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Montreal leader Stephen Bronfman apologizes for St. Pete slam

Radio interview comments about Montreal being nicer, more cosmopolitan and fun were meant as hometown praise, he says.
In this file photo, Stephen Bronfman speaks to the media about the prospect of Major League Baseball returning to Montreal.
In this file photo, Stephen Bronfman speaks to the media about the prospect of Major League Baseball returning to Montreal. [ AP ]
Published Feb. 8, 2020

Montreal baseball group leader Stephen Bronfman apologized for recent comments slamming St. Petersburg in comparison to his hometown.

Bronfman said in a Thursday radio interview that he didn’t think players would necessarily object — as many critics claim — to making the midseason move from Florida to Canada that would be essential to the team-sharing plan he and Rays officials are working feverishly on.

Related: Montreal group leader: Rays plan ‘is real,’ details to be set in 2020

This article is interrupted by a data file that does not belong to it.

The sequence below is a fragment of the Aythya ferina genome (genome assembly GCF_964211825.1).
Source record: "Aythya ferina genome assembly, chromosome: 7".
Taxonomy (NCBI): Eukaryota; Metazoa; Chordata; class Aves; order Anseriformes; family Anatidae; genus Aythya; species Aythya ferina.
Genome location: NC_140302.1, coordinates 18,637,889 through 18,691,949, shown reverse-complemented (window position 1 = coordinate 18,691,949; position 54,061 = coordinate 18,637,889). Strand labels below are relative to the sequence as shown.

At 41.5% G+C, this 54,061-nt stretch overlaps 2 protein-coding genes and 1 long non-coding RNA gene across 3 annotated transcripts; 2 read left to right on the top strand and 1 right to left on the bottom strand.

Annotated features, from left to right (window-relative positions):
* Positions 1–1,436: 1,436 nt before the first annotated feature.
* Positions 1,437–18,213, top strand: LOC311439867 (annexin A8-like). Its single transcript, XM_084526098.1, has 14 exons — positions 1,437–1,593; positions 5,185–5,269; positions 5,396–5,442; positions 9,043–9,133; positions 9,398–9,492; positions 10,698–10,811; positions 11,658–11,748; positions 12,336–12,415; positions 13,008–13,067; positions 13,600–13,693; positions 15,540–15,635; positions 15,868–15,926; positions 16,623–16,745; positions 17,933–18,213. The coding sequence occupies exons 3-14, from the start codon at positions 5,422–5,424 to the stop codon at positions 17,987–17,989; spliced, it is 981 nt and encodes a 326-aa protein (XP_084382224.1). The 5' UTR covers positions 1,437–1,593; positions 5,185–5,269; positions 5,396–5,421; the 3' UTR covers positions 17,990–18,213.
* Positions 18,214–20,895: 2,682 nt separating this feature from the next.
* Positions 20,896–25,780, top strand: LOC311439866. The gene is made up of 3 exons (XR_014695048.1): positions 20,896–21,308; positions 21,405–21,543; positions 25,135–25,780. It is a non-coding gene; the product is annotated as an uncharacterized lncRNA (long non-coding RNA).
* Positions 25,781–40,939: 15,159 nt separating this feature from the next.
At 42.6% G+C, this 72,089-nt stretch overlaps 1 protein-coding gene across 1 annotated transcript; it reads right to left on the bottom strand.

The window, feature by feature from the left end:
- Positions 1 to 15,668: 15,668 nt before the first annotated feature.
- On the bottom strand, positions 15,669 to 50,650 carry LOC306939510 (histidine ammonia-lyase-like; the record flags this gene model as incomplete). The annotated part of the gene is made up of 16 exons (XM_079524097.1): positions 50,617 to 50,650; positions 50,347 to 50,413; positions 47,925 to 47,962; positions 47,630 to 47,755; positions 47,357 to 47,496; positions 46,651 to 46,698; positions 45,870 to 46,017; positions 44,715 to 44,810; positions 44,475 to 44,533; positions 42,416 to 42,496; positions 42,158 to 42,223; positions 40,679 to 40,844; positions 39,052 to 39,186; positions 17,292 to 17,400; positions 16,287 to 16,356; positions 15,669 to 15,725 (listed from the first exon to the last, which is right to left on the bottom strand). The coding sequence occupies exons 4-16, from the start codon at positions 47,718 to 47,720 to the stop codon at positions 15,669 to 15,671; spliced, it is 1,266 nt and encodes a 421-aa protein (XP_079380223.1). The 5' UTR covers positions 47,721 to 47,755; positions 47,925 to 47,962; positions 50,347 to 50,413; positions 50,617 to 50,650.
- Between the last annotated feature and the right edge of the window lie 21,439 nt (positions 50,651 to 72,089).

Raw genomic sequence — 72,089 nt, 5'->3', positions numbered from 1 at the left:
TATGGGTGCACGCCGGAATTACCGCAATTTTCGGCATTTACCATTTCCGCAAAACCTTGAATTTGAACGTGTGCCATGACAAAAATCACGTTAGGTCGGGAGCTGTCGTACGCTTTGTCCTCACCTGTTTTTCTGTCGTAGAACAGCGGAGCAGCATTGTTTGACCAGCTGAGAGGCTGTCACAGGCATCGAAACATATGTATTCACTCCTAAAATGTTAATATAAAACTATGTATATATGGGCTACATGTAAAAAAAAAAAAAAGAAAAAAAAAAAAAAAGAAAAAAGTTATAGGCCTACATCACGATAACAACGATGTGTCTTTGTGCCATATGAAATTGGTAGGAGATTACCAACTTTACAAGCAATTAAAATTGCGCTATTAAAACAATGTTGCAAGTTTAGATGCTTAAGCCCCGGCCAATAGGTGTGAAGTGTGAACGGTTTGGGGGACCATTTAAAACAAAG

“Say the shift (to Montreal) happens second week of June, mid-June,” Bronfman told CKJM-690. “School season is over. Family moves up, they move to Montreal for the summer. Wives are happy. Much nicer city to be in than St. Petersburg, please. Much more cosmopolitan. Much more fun.”

Friday night, he sent an email through a spokesman to clarify those comments:

“Regarding a possible shift of the team in mid-June to Montreal, I was simply trying to convey my enthusiasm for how beautiful Montreal is in the summertime. Folks here have a particular joie de vivre that is particularly evident when the weather warms up. I apologize for the comparison, and I hope that one day, when our sister city vision comes to fruition, Tampa Bay residents and Rays players and their families have a chance to experience this firsthand. From December to May there is no better place to be than in Tampa Bay, which is why the sister city concept presents such an incredible opportunity for both markets.”

Related: MLB commissioner: Montreal sharing plan "best way" to keep team in Tampa Bay market

Bronfman added that he has visited the Tampa Bay region numerous times, “and as a big supporter of the arts, I’m particularly impressed with the arts and culture scene in the region.”